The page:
Carney added that every participant in the diplomatic process had "a stake in seeing it bear fruit."
The warning came as critics of the Obama administration questioned the feasibility of the Assad regime's offer, which came as the president was looking to rally support on Capitol Hill for military strikes in retaliation for last month's chemical weapons attack outside Damascus.
On Tuesday night, the president said in a prime time television address that he had asked congressional leaders to delay a vote authorizing that use of force while he pursued a diplomatic solution.
"It’s too early to tell whether this offer will succeed, and any agreement must verify that the Assad regime keeps its commitments," Obama said. "But this initiative has the potential to remove the threat of chemical weapons without the use of force, particularly because Russia is one of Assad’s strongest allies."
On Wednesday, Carney acknowledged that the logistics of securing the Assad regime's chemical weapons cache in the midst of a civil war remained a daunting task.
"I accept the assessments by experts that this kind of thing isn't easy," he said. "But that doesn't mean we shouldn't pursue it. Because it's obviously a preferable alternative."
The White House spokesman also refused to put any timetable on the U.S. as it evaluated the offer, saying it "obviously will take some time."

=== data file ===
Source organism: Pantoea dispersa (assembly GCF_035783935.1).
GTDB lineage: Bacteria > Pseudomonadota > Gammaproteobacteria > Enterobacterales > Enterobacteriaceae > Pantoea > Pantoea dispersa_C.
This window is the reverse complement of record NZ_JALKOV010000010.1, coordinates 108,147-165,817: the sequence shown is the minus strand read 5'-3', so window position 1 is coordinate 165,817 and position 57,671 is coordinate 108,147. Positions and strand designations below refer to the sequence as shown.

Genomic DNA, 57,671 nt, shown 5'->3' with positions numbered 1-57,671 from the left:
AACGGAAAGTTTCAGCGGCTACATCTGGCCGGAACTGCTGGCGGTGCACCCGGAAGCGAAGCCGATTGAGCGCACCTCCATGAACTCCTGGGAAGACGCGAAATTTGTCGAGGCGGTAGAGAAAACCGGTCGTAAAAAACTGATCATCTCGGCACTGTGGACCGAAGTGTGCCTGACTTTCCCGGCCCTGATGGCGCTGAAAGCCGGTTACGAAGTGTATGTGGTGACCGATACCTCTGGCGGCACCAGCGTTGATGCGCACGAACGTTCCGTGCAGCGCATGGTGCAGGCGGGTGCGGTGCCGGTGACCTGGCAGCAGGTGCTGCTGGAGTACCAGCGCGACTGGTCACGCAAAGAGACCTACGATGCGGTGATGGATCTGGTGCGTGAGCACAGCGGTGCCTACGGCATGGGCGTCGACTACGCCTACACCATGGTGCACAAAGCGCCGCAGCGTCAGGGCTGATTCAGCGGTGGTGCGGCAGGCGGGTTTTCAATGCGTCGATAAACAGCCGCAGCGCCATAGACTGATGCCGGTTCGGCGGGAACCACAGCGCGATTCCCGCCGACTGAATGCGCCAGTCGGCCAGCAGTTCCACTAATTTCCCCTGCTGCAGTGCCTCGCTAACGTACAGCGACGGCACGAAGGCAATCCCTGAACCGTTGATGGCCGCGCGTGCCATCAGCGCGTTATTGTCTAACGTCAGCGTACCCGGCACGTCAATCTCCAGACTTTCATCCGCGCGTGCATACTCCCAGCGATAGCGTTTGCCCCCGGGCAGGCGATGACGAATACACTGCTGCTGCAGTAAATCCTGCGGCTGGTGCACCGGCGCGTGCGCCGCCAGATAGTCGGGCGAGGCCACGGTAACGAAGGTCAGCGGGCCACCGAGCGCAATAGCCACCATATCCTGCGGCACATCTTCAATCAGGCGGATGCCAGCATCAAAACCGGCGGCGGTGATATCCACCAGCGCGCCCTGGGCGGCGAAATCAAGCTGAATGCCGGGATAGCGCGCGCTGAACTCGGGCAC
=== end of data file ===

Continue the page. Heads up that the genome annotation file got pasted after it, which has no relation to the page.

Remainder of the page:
"We are doing the responsible thing here, which is testing the potential here for success," Carney said.
Secretary of State John KerryJohn KerryFormer Obama officials say Netanyahu turned down secret peace deal: AP How dealmaker Trump can resolve the Israeli-Palestinian conflict John Kerry to teach at Yale on global issues MORE is traveling to Geneva to meet Thursday with Russian Foreign Minister Sergey Lavrov to negotiate a deal. The State Department said that Kerry will be joined by a team of chemical weapons experts who will help him negotiate the deals of an agreement for the Assad regime to turn over its chemical weapons.
Asked if the United States also risked damage to its prestige if talks fell apart, the White House spokesman sidestepped.
"I think the United States leads in these situation," Carney said. "And it's not always popular and it's not always comfortable. But, you know, we are a unique nation in many ways, the oldest constitutional democracy. And the responsibilities that we bear when there are crises around the world are unique."